The upper metal layer, or cover, H is made of 20 gage brass, slightly more than 4144. inches in diameter, spun with a #3 inch flange N, turned at right angles to the main surface and gaged so as to fit closely over the edges of the disk F. Two slots-O are.
cutin the. lower edge of the fiangeN, at the points where such flange comes in contact with the two lu 's G, when the upper layer or cover H is fitted over the disk F. Theseitwo slots 0' should be just deep enough to admit the screws J. The two metal layers H and F are held securely together by i,- in'ch roundheaded machine screws J, which when in place, will engage the edges of the two slots 0. in the flange N and the two lugs G. The two metal layers If and F must beL-flat', in order that the linen wick when placed between them will be closely in contact with each.
All exterior surfaces of the apparatus, including both surfaces of the disk F, but not including any part of the tank A, are neatly and durably nickeled.
In. the operation of'the improved mecha nism, a stem wick P is placed inside of the tube E, extending from. the bottom of the inner tank A to the upper surface of: the disk F... A thin circular disk linen wick O is placed between the disk F and the cover I'Lsoas to come in contact with the upper portion of the stem wick P. The upper end of the stem wick P, where it comes in contact withthe linen. wick- O, is raveled and flattened out in the form of a-rosette. The stem wick P,.being in contact with the water placed in the inner tank A, feeds thee-ircular wick O with moisture. The placing of. the circular wick 0 between the two metal layers H and F prevents the moist surface of the disk wick 0 being exposed directly to the outside air, and operates so that the" vapor formed in and on the surface of the'wic'k O is not immediately carried away by the air, but must be forced out by its own pressure, as it is from the leaf of the plant.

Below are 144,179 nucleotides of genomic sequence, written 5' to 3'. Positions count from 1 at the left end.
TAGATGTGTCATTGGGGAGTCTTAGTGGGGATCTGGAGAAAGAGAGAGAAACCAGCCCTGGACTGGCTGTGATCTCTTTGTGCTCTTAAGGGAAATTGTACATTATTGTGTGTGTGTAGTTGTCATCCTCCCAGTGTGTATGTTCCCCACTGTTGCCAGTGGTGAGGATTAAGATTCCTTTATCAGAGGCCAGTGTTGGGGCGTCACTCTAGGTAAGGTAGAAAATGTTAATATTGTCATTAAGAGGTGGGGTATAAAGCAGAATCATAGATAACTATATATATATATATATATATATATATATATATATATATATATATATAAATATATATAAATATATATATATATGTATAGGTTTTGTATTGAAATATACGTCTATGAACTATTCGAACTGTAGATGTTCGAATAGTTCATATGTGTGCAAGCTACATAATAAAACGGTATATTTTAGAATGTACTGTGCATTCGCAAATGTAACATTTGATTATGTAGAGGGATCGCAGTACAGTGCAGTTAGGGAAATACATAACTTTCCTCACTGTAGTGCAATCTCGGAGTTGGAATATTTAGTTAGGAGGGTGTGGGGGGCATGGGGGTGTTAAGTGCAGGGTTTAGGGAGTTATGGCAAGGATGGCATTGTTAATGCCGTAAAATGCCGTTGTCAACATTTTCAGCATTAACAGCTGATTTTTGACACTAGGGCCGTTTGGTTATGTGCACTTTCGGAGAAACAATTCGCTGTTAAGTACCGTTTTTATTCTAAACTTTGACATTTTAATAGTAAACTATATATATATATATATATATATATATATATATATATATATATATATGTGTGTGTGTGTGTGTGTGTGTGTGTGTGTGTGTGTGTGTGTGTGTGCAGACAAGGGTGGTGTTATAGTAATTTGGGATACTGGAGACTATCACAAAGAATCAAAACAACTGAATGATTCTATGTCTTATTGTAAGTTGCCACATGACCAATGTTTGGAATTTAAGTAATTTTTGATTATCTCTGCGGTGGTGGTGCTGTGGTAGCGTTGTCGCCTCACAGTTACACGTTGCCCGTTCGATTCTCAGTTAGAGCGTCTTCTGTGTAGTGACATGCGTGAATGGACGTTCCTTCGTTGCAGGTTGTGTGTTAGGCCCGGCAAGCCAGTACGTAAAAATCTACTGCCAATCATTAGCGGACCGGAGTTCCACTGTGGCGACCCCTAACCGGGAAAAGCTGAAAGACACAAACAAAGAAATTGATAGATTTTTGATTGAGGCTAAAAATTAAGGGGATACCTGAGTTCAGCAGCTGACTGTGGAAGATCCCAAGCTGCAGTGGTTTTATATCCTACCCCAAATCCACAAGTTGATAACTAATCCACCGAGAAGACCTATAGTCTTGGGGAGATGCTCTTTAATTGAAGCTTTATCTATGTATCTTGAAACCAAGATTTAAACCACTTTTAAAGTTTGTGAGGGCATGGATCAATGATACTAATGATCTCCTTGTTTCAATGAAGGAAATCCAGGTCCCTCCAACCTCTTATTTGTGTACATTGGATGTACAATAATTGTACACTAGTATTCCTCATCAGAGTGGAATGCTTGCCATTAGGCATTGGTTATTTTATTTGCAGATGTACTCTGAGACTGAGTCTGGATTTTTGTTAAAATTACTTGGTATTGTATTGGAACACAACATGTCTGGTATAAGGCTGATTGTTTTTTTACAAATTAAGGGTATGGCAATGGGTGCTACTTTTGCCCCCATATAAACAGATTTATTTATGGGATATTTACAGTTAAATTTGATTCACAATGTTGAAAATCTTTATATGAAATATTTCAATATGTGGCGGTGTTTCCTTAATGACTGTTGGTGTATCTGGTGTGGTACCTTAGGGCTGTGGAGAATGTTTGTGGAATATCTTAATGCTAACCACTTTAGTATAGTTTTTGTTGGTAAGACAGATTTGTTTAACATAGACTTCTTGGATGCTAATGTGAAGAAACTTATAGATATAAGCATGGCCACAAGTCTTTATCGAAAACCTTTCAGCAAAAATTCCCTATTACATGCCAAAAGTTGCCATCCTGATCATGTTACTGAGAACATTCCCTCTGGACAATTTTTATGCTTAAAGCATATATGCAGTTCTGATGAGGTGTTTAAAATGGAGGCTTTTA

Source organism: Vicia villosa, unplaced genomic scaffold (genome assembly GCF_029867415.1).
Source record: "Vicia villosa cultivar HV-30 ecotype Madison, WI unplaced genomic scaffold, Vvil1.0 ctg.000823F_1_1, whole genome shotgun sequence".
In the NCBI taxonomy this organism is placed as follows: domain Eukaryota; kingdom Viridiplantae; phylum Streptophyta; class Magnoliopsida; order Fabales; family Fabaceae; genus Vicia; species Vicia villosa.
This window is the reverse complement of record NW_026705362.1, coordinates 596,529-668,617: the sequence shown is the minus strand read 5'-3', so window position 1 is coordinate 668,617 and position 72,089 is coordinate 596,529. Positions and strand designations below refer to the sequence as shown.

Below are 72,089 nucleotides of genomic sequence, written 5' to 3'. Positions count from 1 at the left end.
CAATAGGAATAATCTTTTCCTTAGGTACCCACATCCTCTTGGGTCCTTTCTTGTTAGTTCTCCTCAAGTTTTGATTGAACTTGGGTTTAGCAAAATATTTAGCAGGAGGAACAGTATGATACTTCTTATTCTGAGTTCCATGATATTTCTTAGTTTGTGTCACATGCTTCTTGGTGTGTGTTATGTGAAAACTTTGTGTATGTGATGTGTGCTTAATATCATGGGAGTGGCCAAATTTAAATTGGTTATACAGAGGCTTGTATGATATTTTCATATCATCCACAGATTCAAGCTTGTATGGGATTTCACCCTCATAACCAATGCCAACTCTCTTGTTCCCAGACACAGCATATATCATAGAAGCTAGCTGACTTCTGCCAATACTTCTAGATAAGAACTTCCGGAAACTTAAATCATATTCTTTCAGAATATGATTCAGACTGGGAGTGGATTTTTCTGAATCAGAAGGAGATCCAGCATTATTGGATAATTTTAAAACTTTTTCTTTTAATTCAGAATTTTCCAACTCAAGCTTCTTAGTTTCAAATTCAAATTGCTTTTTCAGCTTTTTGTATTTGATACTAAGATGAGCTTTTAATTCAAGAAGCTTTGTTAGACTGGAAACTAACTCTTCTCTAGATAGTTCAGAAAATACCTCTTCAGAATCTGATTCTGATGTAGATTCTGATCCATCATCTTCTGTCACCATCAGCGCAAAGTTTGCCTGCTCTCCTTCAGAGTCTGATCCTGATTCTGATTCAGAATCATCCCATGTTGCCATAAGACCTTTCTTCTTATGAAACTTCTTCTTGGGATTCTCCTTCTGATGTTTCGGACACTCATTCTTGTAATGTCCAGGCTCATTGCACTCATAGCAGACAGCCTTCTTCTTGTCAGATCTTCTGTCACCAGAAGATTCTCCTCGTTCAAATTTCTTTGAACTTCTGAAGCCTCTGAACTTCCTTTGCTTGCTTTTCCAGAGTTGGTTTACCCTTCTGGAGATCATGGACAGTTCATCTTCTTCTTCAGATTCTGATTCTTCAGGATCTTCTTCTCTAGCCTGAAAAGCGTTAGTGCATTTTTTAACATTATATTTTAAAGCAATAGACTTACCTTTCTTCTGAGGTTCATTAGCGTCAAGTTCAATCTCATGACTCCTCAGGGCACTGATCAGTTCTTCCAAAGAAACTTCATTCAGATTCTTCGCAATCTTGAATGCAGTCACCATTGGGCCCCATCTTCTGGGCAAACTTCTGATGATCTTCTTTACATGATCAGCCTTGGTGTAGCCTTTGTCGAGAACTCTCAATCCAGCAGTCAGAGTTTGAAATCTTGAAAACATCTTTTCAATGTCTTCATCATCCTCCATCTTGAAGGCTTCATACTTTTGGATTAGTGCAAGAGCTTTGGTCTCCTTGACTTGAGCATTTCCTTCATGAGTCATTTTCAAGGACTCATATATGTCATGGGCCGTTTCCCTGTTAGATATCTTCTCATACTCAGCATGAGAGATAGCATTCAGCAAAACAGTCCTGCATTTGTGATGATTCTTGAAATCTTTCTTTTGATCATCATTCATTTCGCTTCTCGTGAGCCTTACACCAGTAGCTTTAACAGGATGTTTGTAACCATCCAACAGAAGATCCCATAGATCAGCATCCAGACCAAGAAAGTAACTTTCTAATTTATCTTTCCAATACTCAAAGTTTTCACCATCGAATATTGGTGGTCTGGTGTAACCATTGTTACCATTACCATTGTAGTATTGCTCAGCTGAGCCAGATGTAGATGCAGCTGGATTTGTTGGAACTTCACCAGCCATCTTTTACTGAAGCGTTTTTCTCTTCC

The seamless tank A is not injured by the freezing and thawing of the water in it, neithe-ris the linen wick affected by freezing,and this permits the operation of the instrument at all seasons without recourse to non-freezing solutions.
The outer shell or tank K, and the nickel plated surfacesthroughout, are designed to protect the reservoir and lower portions from radiant energy, consequently to restrict evaporation to the region of the disk wick 0. To accentuate evaporation at that point the metal. cover H is usually coated on the upper surface with lamp-black for the absorption of radial energy, and while this is not an essential feature of construction, it is essential to the most successful operation.